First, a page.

Guest
David English says:
29 July 2017

I can’t really comment on other peoples’ problems, as I’m retired and have not had to commute into a city for the last 46 years . A friend and I regularly take long day trips and with sourcing advance singles to (sometimes) obscure stations, and knowledge of various day rangers, we rarely spend £60 (with railcard) for our trips from Ludlow or Kidderminster to places as distant as Dundee, Stranraer, Sunderland, Cleethorpes, the Felixstowe – Harwich ferry, Dover and Penzance – not to mention many other closer destinations. We have only twice had serious problems, which were adequately compensated. Arriva Trains Wales fares on the Cardiff – Manchester route are relatively high and the trains often crowded, but their franchise was let 15 years ago on the basis of no growth, during which time passenger numbers have more than doubled. Our main trains (class 175s) are good quality but unique and (one of the many problems of the stupid breakup of the rail system on privatisation), cannot be directly coupled to other types of train, which makes adding extra coaches impossible (even if they were available and the government were prepared to pay!). I agree that fare structures are completely illogical; when I checked the fare for a simple return trip on the Heart of Wales line for tomorrow, I was quoted two day return rates and three period returns, the most expensive being over six times the cheapest! We normally purchase at the privately run Ludlow station ticket office and we have always been offered the cheapest option.

Guest
Kate says:
29 July 2017

The only solution is to bring the whole railway system back into public ownership like every other country. What an utter failure privatisation was. We have railway lines in this country owned by foreign nationlised companies which make a profit from our misery. Utter madness.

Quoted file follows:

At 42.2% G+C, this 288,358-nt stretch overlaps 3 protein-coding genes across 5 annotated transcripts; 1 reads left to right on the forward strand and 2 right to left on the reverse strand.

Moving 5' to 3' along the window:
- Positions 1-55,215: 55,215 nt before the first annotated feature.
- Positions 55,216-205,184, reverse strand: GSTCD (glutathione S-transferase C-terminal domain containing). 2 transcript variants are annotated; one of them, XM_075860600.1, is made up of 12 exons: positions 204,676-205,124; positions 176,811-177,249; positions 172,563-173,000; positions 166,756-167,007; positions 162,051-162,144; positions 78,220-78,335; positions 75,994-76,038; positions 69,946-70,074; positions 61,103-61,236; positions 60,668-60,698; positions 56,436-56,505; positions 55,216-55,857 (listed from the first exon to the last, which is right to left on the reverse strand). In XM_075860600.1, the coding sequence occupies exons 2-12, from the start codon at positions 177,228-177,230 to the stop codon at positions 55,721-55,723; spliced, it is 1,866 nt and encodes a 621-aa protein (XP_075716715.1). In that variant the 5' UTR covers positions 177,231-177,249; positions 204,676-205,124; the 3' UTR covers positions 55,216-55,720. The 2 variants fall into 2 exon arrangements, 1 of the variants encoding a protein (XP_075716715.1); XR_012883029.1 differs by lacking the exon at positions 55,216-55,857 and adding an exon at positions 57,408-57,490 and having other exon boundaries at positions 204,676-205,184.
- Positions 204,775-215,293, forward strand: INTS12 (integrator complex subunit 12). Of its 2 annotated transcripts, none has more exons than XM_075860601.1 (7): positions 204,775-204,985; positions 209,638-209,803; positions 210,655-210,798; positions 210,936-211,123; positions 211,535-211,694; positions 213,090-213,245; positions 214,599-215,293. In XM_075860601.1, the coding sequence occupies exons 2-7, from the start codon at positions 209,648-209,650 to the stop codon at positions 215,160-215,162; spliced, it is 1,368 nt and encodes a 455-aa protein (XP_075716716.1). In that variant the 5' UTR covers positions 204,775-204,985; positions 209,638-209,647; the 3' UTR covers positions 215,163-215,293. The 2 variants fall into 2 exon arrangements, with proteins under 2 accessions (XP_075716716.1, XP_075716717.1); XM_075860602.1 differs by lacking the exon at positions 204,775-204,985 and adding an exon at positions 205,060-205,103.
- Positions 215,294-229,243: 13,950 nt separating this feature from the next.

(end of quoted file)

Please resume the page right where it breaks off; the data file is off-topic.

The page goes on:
Guest

The only parts of Great Britain’s railway system that are not under government control are the successful parts.

Guest
Kremmen says:
29 July 2017

There should be somewhere, with teeth, that we can complain to. I’ve already mentioned GWR’s ploy of turning local trains into express trains to improve their arrival statistics. Complaining to them falls on deaf ears.

With Crossrail repeatedly causing signalling issues GWR needs to out passengers first when issues arise.

Guest
George Jeffrey says:
29 July 2017

Services, generally, year-on-year get gradually worse; dirty trains (especially toilets) and overcrowding (e.g. needing to stand for an hour/hour+ on a journey to Ebsfleet or London) just becomes the norm;and we stop complaining because no action appears to be taken (email apology does not constitute action in my mind) . Compared to travelling in EU, where services are cleaner, usually less crowded and trains run much closer to time/on time, and where the cost is so much less (if we are in the EU how can their Govt subsidise the service where ours doesn’t ?? – Political choice). We should be in a much stronger position to complain and have action taken. An Ombudsman does appear to be one way forward.

Guest
dolly says:
29 July 2017